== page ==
Omar Vázquez Heredia is a member of the Partido Socialismo y Libertad in Venezuela, and a professor at the Central University of Venezuela. He is the author of the book ‘La Cuestión Chavista. Estado Extractivista y Nación Petrolera’, the result of his PhD studies, where he presents a critical historical account of Chavismo regarding labor, agrarian, gender, settler-colonial and international relations issues. This interview by members of Venezuelan Workers Solidarity was carried out in writing in the week of April 27th.
Photo credit: Twitter of Aloha Nuñez, VP for Indigenous Peoples of the PSUV By Omar Vazquez Heredia Since 1999, the Chavista regime has established a relationship between the State and the indigenous peoples settled in Venezuelan territory that I have called "compensatory multiculturalism" in the context of the research "The Chavista Question. Extractive State and … Continue reading The Orinoco Mining Arc and the Kueka Stone: Chavismo’s Compensatory Multiculturalism
By Venezuelanvoices.orgPhoto credit: Several photos from Venezuelan Voices articles. Exactly one year ago, on March 18, 2019, we made our first two publications, an interview with sociologist Edgardo Lander and a report on the massacres perpetrated by the Venezuelan government through the FAES extermination groups. For those of us who work voluntarily to support this … Continue reading A turbulent first year
By Simón Rodríguez Porras Photo credit: Image extracted from an animation by Andre Carrilho. His portfolio here. The use of the oil rent by different Venezuelan governments to feed politically aligned capitalist sectors has been a constant practice over the past century. In the two decades of Chavista governance, it has become popular to give the … Continue reading The Bolibourgeoisie, Guaido, and Trump: Racketeering as the Common Denominator
By Venezuelanvoices.orgPhoto credits: Mural by Carlos Zerpa, photo by Meredith Kohut What are the latest trends of support for Chavismo and for Maduro in Venezuela? Although both tend to get lumped together, there's an important although diminishing sector of the population which identifies itself as Chavista, but not as Madurista. This is a consequence of … Continue reading Sympathy for Chavismo sinks under the dead weight of Maduro
By Simon RodriguezPhoto credit: Andrea Hernandez (AP) Russian government spokespersons had already predicted, speaking to Bloomberg, that Guaido would not be re-elected as president of the National Assembly (AN) on January 5th. So the military siege of the Legislative Palace and the election of deputy Luis Parra as president of the parliament without the statutory … Continue reading Chavismo and the parliament: killing the tiger but fearing its fur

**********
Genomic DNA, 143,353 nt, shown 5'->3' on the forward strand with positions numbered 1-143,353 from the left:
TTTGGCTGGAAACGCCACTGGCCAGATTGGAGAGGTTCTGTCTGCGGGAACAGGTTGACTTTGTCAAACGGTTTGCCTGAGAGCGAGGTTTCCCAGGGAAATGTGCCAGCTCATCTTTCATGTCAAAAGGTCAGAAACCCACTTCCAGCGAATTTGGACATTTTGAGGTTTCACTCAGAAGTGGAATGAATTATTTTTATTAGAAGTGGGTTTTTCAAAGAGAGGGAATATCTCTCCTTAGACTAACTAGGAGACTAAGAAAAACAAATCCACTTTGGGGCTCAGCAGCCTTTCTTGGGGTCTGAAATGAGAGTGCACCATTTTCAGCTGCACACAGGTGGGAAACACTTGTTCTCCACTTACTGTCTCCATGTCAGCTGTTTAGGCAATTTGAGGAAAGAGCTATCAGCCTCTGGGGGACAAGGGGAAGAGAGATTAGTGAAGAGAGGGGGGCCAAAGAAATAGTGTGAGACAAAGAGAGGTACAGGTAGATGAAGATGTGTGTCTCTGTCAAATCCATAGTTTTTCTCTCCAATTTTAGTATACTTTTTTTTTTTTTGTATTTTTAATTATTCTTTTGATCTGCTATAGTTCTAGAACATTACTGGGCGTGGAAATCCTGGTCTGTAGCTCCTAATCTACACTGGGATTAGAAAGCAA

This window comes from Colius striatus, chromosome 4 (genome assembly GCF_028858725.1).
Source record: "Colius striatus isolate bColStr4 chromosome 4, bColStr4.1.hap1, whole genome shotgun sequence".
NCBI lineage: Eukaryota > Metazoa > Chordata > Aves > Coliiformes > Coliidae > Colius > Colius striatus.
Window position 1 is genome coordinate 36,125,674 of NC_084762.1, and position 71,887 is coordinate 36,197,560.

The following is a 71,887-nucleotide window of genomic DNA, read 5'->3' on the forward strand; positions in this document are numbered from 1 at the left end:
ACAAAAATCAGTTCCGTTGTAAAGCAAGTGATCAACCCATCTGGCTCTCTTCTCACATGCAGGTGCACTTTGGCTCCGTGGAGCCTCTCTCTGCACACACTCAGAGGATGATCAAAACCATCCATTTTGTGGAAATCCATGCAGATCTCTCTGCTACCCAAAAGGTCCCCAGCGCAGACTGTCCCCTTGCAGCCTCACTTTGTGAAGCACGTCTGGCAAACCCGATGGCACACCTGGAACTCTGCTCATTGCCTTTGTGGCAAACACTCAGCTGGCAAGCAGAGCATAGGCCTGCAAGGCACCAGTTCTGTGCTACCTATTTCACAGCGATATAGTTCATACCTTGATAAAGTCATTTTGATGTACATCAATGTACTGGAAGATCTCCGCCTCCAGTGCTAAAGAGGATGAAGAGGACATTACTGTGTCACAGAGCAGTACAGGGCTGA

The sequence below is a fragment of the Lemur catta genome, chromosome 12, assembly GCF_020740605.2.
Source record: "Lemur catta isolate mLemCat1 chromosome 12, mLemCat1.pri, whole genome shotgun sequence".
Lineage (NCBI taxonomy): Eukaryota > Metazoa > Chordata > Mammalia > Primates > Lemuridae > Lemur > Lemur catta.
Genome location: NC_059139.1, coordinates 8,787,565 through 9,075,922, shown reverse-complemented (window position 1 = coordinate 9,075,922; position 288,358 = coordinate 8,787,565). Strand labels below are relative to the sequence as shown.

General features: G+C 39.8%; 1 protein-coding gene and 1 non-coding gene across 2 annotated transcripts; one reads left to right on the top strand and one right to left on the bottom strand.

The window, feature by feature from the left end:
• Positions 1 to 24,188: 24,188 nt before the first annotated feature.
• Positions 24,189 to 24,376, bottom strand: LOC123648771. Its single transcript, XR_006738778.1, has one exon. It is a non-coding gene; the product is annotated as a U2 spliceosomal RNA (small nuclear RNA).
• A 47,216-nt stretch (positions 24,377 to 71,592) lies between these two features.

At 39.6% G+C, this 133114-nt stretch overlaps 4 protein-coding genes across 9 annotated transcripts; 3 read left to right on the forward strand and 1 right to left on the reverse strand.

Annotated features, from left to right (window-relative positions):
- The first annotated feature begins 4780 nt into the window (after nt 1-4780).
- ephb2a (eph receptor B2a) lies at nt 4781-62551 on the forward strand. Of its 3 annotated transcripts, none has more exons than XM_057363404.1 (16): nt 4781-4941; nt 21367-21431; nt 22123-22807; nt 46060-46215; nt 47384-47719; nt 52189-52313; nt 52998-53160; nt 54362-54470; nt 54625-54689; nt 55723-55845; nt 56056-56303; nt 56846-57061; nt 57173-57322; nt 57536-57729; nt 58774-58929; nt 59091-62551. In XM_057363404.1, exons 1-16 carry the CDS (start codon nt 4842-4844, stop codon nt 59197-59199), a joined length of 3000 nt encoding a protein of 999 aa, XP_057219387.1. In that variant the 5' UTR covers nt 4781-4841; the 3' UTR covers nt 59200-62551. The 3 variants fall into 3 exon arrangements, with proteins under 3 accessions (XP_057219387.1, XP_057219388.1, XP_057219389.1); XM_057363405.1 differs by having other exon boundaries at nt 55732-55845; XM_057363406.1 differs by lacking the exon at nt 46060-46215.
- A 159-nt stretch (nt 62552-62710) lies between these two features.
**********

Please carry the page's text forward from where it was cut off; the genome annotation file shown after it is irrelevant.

By Xili Fernandez Photo by Reuters Venezuela will have a seat for the next 3 years at the United Nations Human Rights Council on January 1st 2020. With almost 5 million migrants and asylum seekers fleeing the country, mainly because of the economic crisis and misery wages imposed by the government but also often citing … Continue reading Maduro’s seat at the Human Rights Council
On the afternoon of 7 March 2019, the electricity supply was cut off in more than 80% of Venezuela. This blackout was the highest point in a decade long electricity crisis, a collapse that industry workers had warned about for years, despite government attempts to completely silence their reports
Author: Simón Rodríguez Porras | Photos by Oswaldo Pacheco Guzmán (used by Venezuelan Voices with the author’s permission) The military act commemorating the 6th anniversary of Chávez's death, on March 5 at the Cuartel de la Montaña, in Caracas, was the scene for Maduro's recognition of several members of the different components of the armed forces. Some … Continue reading The Chavista Armed Forces: Neither Socialist nor Anti-imperialist
Simón Rodríguez explains why Venezuela is "caught between imperialism and a decomposing bourgeois regime", and the way forward.